Italy borrowing rates drop again in bond auction

By Nicole Winfield

Associated Press

Published: Friday, Jan. 13 2012 6:35 a.m. MST

Italian Premier Mario Monti attends a debate at the lower chamber in Rome, Thursday, Jan. 12, 2012. Monti says he would support a new tax on financial transactions so long as it applies to the European Union as a whole. Speaking after meeting Wednesday with German Chancellor Angela Merkel, Monti indicated his preference for such a tax for the whole 27-nation bloc, rather than just the 17 countries that use the euro as their currency.

Gregorio Borgia, Associated Press

Enlarge photo»

ROME — Italy saw its borrowing costs drop for a second day in a row Friday as it easily raised €4.75 billion ($6.05 billion) in a bond auction that indicated improved investor confidence in the country's financial future and the 17 countries that use the euro.

The auction caps a rare week of good news in Europe, which on Thursday saw successful bond auctions in Spain and Italy and upbeat comments from the European Central Bank president, Mario Draghi. He noted "tentative signs of stabilization" in the region's economy and said the ECB had prevented a serious credit contraction in the eurozone with a massive injection of cheap funds in December.

However, investors and markets recognize that, while some progress has been made this week, a long haul to full European economic recovery lies ahead.

Investors demanded an interest rate of 4.83 percent to lend Italy three-year money, down from an average rate of 5.62 percent in the previous auction and far lower than the 7.89 percent in November, when the country's financial crisis was most acute.

While Italy paid a slightly higher rate for bonds maturing in 2018 which were also sold in Friday's auction, demand was between 1.2 percent and 2.2 percent higher than what was on offer.

The results were not as strong as those of bond auctions the previous day, when Italy raised €12 billion ($15 million) and Spain saw huge demand for its own debt sale.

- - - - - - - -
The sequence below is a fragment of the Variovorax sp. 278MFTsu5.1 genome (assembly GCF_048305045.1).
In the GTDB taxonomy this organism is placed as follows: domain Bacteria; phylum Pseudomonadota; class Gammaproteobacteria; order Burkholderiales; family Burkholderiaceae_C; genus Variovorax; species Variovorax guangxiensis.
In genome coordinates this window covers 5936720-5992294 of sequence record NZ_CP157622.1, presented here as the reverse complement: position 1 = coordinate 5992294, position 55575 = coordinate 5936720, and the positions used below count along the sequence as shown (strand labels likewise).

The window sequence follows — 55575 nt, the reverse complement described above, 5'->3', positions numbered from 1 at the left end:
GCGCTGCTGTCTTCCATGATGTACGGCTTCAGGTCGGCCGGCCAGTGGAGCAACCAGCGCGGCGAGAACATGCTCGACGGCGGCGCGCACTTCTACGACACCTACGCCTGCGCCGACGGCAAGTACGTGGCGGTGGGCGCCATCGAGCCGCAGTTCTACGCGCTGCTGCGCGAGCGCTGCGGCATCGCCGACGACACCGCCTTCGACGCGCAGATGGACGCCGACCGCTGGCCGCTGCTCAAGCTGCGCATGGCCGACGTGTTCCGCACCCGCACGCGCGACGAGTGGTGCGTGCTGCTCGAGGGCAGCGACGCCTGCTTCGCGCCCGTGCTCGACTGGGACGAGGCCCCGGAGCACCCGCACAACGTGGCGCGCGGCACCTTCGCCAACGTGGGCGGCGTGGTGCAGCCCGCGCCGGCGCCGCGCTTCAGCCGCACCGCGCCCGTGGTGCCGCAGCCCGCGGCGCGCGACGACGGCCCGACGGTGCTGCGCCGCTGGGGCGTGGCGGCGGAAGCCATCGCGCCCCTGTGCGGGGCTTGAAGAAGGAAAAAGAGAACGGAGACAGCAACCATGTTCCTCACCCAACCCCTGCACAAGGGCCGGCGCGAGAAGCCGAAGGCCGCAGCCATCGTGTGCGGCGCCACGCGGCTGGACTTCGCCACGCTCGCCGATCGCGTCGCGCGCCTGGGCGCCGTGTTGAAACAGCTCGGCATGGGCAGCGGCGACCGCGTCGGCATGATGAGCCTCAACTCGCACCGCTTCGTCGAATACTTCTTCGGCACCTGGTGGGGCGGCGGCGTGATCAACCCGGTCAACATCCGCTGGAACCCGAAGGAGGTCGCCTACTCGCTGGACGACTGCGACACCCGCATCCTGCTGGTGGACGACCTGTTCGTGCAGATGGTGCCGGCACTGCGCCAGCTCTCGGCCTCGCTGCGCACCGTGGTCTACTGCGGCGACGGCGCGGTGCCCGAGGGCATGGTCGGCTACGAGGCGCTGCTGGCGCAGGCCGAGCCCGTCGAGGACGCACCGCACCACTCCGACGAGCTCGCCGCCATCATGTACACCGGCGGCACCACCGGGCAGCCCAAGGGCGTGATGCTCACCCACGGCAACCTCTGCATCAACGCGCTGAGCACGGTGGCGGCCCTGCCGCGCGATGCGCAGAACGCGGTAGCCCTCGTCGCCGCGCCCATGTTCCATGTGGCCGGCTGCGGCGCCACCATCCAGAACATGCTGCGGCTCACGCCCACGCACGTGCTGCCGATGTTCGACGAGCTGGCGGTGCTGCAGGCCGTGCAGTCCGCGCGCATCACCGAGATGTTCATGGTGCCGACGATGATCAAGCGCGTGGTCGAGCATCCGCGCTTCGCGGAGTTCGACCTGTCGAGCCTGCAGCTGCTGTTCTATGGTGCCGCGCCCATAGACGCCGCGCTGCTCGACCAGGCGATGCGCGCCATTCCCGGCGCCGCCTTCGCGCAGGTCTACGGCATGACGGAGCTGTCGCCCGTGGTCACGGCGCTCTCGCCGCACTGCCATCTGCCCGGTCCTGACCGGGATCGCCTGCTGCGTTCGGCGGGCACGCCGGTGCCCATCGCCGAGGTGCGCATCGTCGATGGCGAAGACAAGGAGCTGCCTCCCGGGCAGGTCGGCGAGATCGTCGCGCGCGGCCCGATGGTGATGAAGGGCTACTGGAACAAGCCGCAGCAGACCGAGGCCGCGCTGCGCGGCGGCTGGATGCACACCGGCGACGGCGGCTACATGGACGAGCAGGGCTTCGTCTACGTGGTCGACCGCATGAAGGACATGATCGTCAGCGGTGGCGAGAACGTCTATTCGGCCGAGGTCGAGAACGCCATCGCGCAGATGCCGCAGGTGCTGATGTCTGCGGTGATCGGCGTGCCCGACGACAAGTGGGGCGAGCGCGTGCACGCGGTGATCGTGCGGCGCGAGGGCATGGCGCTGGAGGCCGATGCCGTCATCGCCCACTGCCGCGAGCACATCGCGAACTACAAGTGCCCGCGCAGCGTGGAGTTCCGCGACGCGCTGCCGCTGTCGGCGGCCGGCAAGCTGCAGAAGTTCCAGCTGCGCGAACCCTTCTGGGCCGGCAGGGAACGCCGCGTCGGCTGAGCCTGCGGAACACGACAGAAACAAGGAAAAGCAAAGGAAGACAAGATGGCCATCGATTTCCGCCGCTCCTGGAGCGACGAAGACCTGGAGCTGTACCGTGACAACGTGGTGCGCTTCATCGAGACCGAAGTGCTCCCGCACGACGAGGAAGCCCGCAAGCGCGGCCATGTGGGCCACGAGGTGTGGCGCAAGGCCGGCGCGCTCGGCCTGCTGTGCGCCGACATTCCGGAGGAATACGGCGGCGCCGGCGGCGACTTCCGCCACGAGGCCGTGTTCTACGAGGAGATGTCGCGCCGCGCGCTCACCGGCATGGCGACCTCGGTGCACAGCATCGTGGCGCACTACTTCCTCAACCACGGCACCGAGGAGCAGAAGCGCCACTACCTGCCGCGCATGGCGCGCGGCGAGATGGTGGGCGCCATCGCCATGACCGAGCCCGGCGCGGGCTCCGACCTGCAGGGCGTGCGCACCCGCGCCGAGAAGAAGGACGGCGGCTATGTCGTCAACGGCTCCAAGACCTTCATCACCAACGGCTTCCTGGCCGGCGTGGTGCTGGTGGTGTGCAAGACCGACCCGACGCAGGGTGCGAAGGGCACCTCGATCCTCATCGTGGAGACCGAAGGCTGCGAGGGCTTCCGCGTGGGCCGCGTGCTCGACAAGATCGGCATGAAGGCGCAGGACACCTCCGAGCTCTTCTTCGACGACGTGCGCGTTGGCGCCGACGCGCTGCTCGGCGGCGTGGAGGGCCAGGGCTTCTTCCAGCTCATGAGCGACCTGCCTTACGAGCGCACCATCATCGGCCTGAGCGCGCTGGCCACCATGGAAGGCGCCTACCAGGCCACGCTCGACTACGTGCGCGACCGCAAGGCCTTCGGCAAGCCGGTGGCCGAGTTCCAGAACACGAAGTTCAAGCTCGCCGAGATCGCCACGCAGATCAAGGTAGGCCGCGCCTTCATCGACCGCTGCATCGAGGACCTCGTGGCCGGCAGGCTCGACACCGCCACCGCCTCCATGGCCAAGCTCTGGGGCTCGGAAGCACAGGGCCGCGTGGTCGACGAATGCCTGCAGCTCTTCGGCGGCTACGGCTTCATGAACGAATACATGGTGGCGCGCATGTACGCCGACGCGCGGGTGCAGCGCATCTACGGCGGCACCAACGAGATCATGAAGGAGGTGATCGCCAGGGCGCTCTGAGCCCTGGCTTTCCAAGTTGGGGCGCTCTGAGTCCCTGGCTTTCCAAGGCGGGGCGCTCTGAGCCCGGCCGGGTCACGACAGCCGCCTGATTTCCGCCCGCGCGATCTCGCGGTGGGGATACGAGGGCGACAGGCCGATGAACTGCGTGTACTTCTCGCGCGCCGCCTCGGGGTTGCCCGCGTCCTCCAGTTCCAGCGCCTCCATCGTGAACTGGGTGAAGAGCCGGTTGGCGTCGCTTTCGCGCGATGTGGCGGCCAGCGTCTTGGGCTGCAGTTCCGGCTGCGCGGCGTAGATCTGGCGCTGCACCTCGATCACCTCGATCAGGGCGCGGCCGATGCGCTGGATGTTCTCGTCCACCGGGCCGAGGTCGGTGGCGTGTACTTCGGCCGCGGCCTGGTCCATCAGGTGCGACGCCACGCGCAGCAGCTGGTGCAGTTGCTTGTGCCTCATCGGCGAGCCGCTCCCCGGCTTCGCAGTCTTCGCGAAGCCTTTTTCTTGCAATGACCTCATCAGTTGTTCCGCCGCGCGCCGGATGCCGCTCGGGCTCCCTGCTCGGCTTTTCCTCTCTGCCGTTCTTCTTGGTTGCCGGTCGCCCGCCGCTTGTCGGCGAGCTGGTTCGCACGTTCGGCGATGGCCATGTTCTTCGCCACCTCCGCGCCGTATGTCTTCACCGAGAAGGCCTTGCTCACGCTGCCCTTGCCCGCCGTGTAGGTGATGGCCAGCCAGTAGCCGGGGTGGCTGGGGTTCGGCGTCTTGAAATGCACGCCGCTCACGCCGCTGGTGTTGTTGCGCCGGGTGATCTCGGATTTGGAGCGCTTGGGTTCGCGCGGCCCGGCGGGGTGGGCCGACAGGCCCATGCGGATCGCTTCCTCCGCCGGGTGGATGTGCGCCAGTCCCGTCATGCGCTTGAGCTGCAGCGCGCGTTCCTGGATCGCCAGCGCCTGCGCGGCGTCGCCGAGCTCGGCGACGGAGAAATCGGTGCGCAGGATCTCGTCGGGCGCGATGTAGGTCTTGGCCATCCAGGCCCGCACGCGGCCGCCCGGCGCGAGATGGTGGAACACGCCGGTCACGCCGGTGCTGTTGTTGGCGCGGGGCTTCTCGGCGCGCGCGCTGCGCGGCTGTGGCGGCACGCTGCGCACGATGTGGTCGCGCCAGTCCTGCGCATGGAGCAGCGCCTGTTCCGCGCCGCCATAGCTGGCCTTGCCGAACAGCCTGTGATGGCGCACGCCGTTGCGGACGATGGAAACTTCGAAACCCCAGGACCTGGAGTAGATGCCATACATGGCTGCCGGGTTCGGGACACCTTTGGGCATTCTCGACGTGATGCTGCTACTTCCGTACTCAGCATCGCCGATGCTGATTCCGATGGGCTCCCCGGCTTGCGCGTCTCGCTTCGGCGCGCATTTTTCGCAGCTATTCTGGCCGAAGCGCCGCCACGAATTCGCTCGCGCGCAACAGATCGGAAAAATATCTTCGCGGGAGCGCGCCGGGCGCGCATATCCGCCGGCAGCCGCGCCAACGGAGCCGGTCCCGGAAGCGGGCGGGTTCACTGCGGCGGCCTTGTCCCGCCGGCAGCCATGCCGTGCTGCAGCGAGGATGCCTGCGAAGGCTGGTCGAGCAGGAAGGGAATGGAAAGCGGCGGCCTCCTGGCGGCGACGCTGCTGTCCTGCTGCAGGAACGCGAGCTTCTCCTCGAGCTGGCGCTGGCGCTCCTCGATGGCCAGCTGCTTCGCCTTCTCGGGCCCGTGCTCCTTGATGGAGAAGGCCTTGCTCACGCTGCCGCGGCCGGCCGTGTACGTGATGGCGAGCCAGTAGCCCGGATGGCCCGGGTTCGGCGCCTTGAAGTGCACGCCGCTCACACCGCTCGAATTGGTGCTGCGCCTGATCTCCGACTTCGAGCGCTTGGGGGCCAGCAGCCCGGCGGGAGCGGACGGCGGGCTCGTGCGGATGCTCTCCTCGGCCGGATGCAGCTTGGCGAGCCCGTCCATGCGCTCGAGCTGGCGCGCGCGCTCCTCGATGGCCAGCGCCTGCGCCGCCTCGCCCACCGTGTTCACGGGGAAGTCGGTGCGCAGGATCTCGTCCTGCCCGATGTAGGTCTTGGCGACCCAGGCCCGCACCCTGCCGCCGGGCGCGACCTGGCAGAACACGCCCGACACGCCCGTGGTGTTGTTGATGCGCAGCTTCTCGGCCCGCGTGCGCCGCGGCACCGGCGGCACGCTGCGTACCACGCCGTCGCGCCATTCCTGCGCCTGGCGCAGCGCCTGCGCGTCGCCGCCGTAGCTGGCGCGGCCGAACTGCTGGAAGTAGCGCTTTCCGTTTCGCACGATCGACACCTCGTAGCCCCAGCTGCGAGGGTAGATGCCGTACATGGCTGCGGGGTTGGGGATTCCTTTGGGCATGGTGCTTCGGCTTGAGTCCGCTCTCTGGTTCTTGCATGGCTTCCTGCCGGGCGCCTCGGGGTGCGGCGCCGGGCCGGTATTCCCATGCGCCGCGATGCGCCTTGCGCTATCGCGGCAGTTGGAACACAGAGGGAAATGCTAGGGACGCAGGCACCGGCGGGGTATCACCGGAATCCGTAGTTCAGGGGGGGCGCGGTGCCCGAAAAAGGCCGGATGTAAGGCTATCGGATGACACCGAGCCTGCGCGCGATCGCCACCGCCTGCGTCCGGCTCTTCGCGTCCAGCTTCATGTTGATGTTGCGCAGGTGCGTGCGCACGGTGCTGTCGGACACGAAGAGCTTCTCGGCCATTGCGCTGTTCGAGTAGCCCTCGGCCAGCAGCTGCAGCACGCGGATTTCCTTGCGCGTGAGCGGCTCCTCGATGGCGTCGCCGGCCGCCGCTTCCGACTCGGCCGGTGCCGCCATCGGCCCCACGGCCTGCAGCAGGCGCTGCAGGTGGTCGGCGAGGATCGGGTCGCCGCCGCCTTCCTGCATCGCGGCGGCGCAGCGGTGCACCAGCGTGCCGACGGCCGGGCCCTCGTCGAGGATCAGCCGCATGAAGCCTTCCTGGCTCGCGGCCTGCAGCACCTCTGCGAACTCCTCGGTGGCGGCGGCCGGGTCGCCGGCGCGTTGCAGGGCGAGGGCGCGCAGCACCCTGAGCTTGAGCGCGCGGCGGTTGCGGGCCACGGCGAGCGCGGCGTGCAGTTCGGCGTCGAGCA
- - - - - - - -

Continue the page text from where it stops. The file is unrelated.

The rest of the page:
"Overall, it underscores that while all the auctions in the eurozone have been battle victories, the war is a long way from being resolved (either way)," said Marc Ostwald, strategist at Monument Securities. "These euro area auctions will continue to present themselves as market risk events for a very protracted period."

Italy's €1.9 trillion ($2.42 trillion) in government debt and heavy borrowing needs this year have made it a focal point of the European debt crisis. Fitch Ratings Agency, which has said it would consider whether to downgrade Italy's credit rating by the end of the month, estimates the country needs to borrow €360 billion ($458 billion) this year.

Italy has passed austerity measures and is on a structural reform course that Premier Mario Monti claims should bring down Italy's high bond yields, which he says are no longer warranted.

Analysts have said the successful recent bond auctions were at least in part the work of the ECB, which has inundated banks with cheap loans, giving them ready cash that at least some appear to be using to buy higher-yielding short-term government bonds.

Some 523 banks took €489 billion in credit for up to three years at a current interest cost of 1 percent.

Banks may also be buying up government bonds to use as collateral so they can tap another unlimited offering of three-year ECB credit to banks that is to be handed out on Feb. 29.

That factor could fade after the February credit allotment, however, said Rabobank analyst Jane Foley.

But use of the 3-year ECB loan money could mean that "the implications are more positive for the periphery and successful peripheral debt issuance is likely to last longer," she said.

Peter Schaffrik, head of European rates strategy for RBC Capital Markets, said the ECB had helped scale back fears prevalent late last year of an imminent European financial collapse.

"A good deal of credit should be assigned to the ECB, which has been, and will be, we argue, supporting the European financial system, its sovereigns, and to some degrees the European economies via significant liquidity injections and lower rates," Schaffrik wrote in a note to investors.

David McHugh in Frankfurt contributed.

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